Here we sit nearly halfway through the year and yet, I can’t even tell you how many of the professionals I speak with are not able to clearly and concisely articulate their goals. Imagine what this means for the people who report to them!

When everything is a priority, nothing is. Ideally, goals cascade through the organization. In other words, the annual goals for the organization are tied to the company’s vision. And then each executive delineates how the work of their piece of the organization will contribute to these goals. Ultimately, like a house of cards, each level builds upon the last until you come to the frontline employee. In the best of organizations, the frontline employee can not only explain their goals but is also able to describe how these goals contribute to the organization’s goals.

Unfortunately, more often than not, what I find when speaking with managers is that they feel as though they are at the whim of the wind. When the wind (like a new idea) blows in, the house of cards is toppled. The manager finds themselves trying to reorient themselves and those who report to them. They may be able to find the tenuous connection between this new directive and the organization’s goals.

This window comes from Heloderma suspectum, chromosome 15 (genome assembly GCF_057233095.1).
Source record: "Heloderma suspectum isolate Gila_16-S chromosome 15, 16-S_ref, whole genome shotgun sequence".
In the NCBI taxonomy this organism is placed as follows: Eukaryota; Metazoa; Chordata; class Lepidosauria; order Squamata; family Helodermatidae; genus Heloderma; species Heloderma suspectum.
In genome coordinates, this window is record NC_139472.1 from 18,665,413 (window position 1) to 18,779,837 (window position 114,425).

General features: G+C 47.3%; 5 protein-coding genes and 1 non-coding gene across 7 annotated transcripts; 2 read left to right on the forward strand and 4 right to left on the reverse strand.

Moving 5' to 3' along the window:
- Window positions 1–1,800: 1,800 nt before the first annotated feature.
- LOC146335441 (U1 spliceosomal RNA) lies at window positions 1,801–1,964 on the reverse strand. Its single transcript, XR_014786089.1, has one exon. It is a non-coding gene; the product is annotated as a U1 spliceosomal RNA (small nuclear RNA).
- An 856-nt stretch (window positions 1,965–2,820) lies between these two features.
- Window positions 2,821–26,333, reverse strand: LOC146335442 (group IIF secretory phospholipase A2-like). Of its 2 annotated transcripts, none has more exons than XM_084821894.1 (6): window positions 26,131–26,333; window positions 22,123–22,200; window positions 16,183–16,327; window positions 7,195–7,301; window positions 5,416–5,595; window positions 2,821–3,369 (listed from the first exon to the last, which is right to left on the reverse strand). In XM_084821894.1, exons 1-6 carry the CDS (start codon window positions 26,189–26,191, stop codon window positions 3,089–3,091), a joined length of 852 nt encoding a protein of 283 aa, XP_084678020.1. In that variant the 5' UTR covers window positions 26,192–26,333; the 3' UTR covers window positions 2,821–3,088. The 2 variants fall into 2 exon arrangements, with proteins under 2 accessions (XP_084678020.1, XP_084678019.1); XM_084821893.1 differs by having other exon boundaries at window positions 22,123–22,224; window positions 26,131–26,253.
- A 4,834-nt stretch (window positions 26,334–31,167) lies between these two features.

It is incumbent upon us, as managers, to make this simple and succinct for our employees and ourselves. So, how do we do this if those above us aren’t making it clear for us? By asking questions. Questions like:

  • How will we measure the success of our department this year?

  • How does this new project fit into the established priorities of the department? Or, have the priorities changed, and why?

  • Are there items we are working on now that are being deprioritized as a result of this shift in direction?

Understanding what our goals are, enables us to make clear decisions about where we should be focusing our time and resources. As managers, it is our responsibility to ensure that those who work with and for us know what they should be doing and why it is important.